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The Deadly Impact of Stigma on Suicide Attempt Survivors

Editor's Note

If you experience suicidal thoughts, the following post could be potentially triggering. You can contact the Crisis Text Line by texting “START” to 741741.

I am a lot of things. I am a mother, wife, sister, daughter, social worker, mental health practitioner, friend, advocate, teacher, learner and less known, a suicide attempt survivor. Being a suicide attempt survivor does not necessarily define me, but it is definitely something that happened to me and will forever shape my life. More specifically, the influence of mental health stigma throughout my crises was profound. Therefore, the issue of mental health stigma is near and dear to my heart.

I like to think I had a decent childhood and a supportive family. I was the youngest of three children. You could often find me playing alone on the porch of our old farmhouse, dreaming of being a tenacious ballerina or listening to my brother’s edgy CD collection. When the weather was not great, I kept myself busy by staging gory car accidents with my Barbie dolls or slowly typing Oregon Trail-themed stories on our ancient word processor. I can still remember how much pride I felt when my parents would read my creative but “dark” stories and promptly place them in my messy baby book. Although I was often alone, I was always cared for. As I neared middle school, I felt a shift in my overall well-being and inner dialogue. I remember thinking I was different in some sort of deep “felt sense.” I would brush these experiences off with the rationalization of, “But don’t all kids feel that way?”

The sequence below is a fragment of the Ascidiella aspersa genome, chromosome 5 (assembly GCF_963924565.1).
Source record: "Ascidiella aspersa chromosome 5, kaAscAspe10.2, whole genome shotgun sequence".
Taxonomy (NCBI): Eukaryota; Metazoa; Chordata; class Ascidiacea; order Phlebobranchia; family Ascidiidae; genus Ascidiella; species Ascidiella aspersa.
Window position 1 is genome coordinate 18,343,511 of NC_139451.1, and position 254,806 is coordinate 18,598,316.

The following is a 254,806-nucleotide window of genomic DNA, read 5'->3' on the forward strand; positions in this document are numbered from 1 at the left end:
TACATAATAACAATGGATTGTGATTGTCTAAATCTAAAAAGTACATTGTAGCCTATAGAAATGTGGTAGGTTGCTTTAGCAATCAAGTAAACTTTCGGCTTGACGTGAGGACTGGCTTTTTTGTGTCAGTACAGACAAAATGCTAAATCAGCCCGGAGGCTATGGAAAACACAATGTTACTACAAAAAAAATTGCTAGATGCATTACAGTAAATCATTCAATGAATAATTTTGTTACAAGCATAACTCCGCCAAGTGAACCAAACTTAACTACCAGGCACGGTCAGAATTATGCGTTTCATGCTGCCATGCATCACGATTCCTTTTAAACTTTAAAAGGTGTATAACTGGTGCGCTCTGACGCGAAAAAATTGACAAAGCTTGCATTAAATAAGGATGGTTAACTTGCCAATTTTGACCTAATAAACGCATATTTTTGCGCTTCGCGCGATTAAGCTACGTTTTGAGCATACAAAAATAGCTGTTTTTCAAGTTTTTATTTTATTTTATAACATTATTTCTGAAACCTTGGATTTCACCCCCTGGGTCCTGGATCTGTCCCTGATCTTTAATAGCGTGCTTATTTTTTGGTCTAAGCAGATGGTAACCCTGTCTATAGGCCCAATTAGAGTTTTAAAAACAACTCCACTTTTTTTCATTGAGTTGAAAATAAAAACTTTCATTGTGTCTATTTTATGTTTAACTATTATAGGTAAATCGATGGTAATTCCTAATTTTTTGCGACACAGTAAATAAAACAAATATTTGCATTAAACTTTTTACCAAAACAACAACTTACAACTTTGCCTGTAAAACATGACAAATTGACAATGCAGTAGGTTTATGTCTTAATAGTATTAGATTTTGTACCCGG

As I hit puberty, I became preoccupied with my feelings of loneliness, confusion and sadness. Then, soon after a jarring sexual assault at the age of 12, things magnified. Out of debilitating fear, I repressed a multitude of complex and painful emotions to not burden others or scare my family. To cope, I immersed myself in excelling! I became a textbook perfectionist and joined everything I could think of. I was a straight-A student, an athlete (not a good one) and an artist. This was not easy but … it worked!

This fluctuation between suppression and dissociation continued into college. Once junior year of undergrad came around, I endured a variety of difficult mental health struggles. The majority of my early 20s consisted of battling major depression, chronic suicidal ideation and dangerous substance abuse. It was after my third suicide attempt when I nearly lost my life and spent multiple days in the intensive care and behavioral health units, that I really felt the impact of mental health stigma.

I remember my time on the psychiatric unit being full of shame, embarrassment, anger and overall humiliation while I hustled through the assessments and blatantly lied to my care team. I was a psychology student! Didn’t they understand I knew what to say to get out of here?! Unfortunately, I was still consumed with thoughts of suicide, and quite honestly, determined to get out and attempt again.

My return to life felt intolerable. How could I return to my family? They were so angry with me; my own mother, brother and sister refused to visit me because I was being “selfish and a coward.” I already hated myself, and now even my own flesh and blood validated this scorn. I was devastated and tired. My body was begging for rest. My muscles ached while bruises and needle marks decorated my legs and forearms. My throat burned for weeks and I would become uncontrollably nauseated when confronted with reminders of my attempt. I was tired of fighting these thoughts and wrangling my emotions. I was tired of cancelling plans, withdrawing from classes and lying to friends. My body had survived, but my spirit was barely hanging on.